God's Plan: How Jerry Lorenzo Went From Sports to Nightlife to Fashion's Cult Favorite

Jerry Lorenzo talks about the challenges of launching Fear of God, how Kanye West’s “Jesus Walks” inspired him, and what's next for his brand.

Jerry Lorenzo
Complex Original

Jerry Lorenzo

Jerry Lorenzo

When Jerry Lorenzo was young, he and his family read daily devotionals together. His mother owned 30 to 40, but they frequently studied My Utmost for His Highest by Oswald Chambers, one of the most popular religious hardcovers ever written.

“Reading about the fear of God and the clouds and darkness around His kingdom if you didn’t know Him, but [having] that same fear out of respect and reverence for Him if you did know Him…” Lorenzo explains in his warm, dulcet voice. “That juxtaposition was so awesome to me.”

Years later, My Utmost for His Highest inspired the name of Lorenzo’s clothing brand, Fear of God, which he launched in 2013. “I always wanted to do something around Christianity, but it seemed corny,” the 39-year-old says, sitting in his showroom in a renovated warehouse in downtown L.A on a March afternoon. “But when I read [My Utmost For His Highest], I knew I had the foundation and the base to keep me going. It was enough for me to build on. I knew I had a name for the company.”

A devotional book may be an unusual source for fashion creativity, but not for Lorenzo. Everything about Fear of God—the sleeveless flannel with side zips, BMX jersey (inspired by a similar one he found at the Rose Bowl Flea Market), bomber jackets, and military sneakers influenced by religion, hip-hop, grunge, and Allen Iverson—is rooted in who he is and his wildly diverse interests. He listens to Kurt Cobain and the Migos. He inherited a love for vintage from his mother, who often went antique shopping. In his showroom, there’s a smaller room that has brick walls lined with dozens of framed, original rock concert posters he bought from Italian photographer Henry Ruggeri. Even right now, Lorenzo, who has tattoos that snake down both arms, a boxed beard, and cornrows braided evenly across his head, is wearing a vintage Tina Turner T-shirt with random holes that look moth-eaten, white basketball shorts and basketball sneakers from Fear of God’s upcoming fifth collection, gold chains, and a diamond-encrusted cross drop earring that hangs from his left earlobe.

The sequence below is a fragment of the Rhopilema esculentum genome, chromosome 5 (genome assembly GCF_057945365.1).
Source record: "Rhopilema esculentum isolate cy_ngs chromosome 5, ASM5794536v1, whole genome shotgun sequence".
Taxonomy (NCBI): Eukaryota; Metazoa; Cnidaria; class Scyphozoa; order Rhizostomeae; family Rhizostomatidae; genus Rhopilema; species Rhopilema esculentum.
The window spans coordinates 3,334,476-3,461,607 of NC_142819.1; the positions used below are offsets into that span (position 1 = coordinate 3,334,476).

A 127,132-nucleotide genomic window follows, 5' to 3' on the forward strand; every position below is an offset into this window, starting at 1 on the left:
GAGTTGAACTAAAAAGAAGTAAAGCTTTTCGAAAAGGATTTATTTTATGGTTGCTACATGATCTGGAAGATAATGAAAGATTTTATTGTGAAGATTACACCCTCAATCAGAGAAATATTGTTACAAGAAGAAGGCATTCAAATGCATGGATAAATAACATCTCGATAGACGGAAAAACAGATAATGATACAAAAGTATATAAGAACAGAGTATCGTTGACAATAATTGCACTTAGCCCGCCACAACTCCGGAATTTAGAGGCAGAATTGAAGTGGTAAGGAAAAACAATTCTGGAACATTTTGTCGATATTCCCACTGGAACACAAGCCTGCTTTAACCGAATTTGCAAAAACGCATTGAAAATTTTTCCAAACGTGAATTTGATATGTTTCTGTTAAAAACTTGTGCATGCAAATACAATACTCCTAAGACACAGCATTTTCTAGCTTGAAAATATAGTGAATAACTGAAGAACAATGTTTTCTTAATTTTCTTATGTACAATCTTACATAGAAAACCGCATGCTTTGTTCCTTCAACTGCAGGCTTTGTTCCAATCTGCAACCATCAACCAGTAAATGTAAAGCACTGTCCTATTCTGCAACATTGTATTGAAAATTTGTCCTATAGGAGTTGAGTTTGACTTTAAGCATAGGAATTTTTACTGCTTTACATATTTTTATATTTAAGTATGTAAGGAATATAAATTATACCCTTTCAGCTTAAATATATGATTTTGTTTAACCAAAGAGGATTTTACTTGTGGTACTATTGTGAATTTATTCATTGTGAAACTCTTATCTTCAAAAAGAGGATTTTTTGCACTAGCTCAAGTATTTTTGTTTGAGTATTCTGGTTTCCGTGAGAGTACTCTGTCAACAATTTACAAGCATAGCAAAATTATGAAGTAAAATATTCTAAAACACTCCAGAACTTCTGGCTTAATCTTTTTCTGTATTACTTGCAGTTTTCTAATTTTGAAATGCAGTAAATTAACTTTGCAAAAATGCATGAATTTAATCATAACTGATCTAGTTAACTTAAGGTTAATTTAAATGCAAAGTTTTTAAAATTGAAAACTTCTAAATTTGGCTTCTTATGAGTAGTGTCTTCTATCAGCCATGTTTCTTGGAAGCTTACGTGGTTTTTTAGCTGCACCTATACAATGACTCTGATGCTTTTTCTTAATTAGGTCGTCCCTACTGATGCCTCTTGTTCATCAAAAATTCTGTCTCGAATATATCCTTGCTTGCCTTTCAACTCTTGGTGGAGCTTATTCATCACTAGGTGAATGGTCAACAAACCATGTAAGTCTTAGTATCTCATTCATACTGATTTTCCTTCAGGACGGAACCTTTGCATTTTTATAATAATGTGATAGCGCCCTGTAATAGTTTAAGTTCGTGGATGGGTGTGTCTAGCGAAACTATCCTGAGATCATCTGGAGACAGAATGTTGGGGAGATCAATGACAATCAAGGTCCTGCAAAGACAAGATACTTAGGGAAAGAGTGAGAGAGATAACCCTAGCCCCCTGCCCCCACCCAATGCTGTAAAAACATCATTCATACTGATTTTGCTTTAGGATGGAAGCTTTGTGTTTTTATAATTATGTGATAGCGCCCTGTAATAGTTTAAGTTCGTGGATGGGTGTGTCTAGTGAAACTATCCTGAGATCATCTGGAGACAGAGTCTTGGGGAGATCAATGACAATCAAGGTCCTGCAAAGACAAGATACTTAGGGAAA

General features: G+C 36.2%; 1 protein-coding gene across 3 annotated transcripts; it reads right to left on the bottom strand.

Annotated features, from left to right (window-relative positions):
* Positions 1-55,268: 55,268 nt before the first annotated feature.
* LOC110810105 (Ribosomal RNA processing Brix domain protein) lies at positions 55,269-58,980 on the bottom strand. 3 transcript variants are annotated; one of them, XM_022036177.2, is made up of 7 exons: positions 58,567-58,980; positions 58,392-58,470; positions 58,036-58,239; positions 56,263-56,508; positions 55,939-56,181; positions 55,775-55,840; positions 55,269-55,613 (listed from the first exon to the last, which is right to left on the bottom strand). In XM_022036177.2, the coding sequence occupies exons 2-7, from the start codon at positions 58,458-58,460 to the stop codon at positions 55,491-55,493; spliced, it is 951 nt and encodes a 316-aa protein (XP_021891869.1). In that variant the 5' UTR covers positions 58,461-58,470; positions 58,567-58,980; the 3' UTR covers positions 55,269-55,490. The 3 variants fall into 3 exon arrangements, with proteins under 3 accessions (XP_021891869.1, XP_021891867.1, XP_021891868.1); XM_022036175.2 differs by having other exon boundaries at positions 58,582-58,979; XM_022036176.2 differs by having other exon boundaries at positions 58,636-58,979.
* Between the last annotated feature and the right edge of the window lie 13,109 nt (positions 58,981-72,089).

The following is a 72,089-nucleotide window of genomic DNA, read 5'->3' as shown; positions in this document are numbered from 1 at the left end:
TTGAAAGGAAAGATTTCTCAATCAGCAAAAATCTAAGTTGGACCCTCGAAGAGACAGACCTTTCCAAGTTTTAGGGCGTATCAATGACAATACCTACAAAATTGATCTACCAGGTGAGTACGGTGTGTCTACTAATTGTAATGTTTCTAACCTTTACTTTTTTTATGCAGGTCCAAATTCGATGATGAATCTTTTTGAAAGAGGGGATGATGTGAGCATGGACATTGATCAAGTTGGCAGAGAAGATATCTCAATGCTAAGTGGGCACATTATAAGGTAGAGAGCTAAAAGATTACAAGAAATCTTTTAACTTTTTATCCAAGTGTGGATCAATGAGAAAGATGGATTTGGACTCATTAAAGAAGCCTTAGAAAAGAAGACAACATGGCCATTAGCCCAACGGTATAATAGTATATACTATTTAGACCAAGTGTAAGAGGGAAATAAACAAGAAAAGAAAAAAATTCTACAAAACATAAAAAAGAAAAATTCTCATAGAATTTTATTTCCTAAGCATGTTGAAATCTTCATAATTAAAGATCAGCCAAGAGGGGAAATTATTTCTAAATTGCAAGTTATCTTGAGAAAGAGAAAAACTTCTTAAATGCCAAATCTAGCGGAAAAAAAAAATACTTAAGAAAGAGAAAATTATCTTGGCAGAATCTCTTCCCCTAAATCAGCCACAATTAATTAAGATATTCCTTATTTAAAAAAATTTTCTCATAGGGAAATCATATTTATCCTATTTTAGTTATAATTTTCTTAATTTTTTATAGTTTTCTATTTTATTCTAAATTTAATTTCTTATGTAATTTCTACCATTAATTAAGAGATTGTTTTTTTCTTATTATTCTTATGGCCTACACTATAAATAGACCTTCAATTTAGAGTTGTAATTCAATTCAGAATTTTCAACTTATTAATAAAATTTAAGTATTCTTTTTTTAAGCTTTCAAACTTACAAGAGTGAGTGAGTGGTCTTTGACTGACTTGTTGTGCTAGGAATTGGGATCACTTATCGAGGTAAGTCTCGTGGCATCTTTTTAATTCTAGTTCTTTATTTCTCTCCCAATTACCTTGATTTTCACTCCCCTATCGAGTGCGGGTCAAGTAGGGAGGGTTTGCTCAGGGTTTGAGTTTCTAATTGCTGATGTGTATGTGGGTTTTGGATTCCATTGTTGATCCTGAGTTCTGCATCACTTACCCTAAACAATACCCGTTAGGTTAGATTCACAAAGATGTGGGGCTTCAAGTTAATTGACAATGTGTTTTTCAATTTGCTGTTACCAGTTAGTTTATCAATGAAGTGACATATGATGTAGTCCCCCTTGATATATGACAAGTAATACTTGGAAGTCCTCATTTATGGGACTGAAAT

“What you see in Fear of God is an organic carryover of how Jerry dresses on a daily basis,” says Chris Gibbs, owner of menswear boutique Union Los Angeles, where Fear of God is sold. “Jerry has a very specific point of view. There’s nothing out there like it. That’s why the brand does extremely well for us.” (Fear of God is one of the top five brands in Union, according to Gibbs.)

"At some point, you have to be about something."

Since launching a capsule of short sleeve side-zip hoodies and extra-long tees, Fear of God—which has been called a streetwear and contemporary brand, though Lorenzo prefers the term luxury or designer—has developed a cult-like following. Its designs are everywhere. Justin Bieber has been photographed wearing Fear of God drawstring trousers while out in L.A. Last year, Kanye West defied the Met Gala’s theme and wore a pair of the brand’s ripped jeans. Retailers like Barneys and RSVP Gallery can hardly keep the product on its shelves. Fast-fashion retailers, like H&M, and other labels have even sold imitations of Fear of God’s designs.

“It bothers me when you take my exact ideas and try to say the same thing I’m trying to say,” says Lorenzo.

That demand has led to collaborations with Vans on sneakers and PacSun on a younger, more affordable line called FOG. Lorenzo even designed Bieber’s Purpose tour merch. “Revenue is consistently more than doubling with each Fear of God collection,” he says.

But unlike most other successful brands, Fear of God doesn’t have a machine behind it. Zero investors. No sales or marketing team. Up until six months ago, Lorenzo and his small team of four employees worked out of his home in Glendale, California. Lorenzo doesn’t follow a fashion calendar, instead releasing collections when he believes they’re ready. He refuses to do a fashion show. “That’s luxury to me,” he says. “Luxury is making your own schedule and being your own boss. It’s like Jay Z said: ‘Until you’re on your own, you can’t be free no matter how much money you’re making.’”

He may want his clothes to be classified as luxury or designer, but he doesn’t like being called a “designer.” “I have a lot of respect for Raf Simons, Ralph Lauren, or Rick Owens, these conceptual designers,” he says. “It’s similar to what I do, but I feel I’m doing it from a place of solution. I’m more so trying to tell a story than design a collection.”

Lorenzo is comfortable being outside of the fashion world. Clothes aren’t his only focus. “At some point, you have to be about something,” he says.

Jerry Lorenzo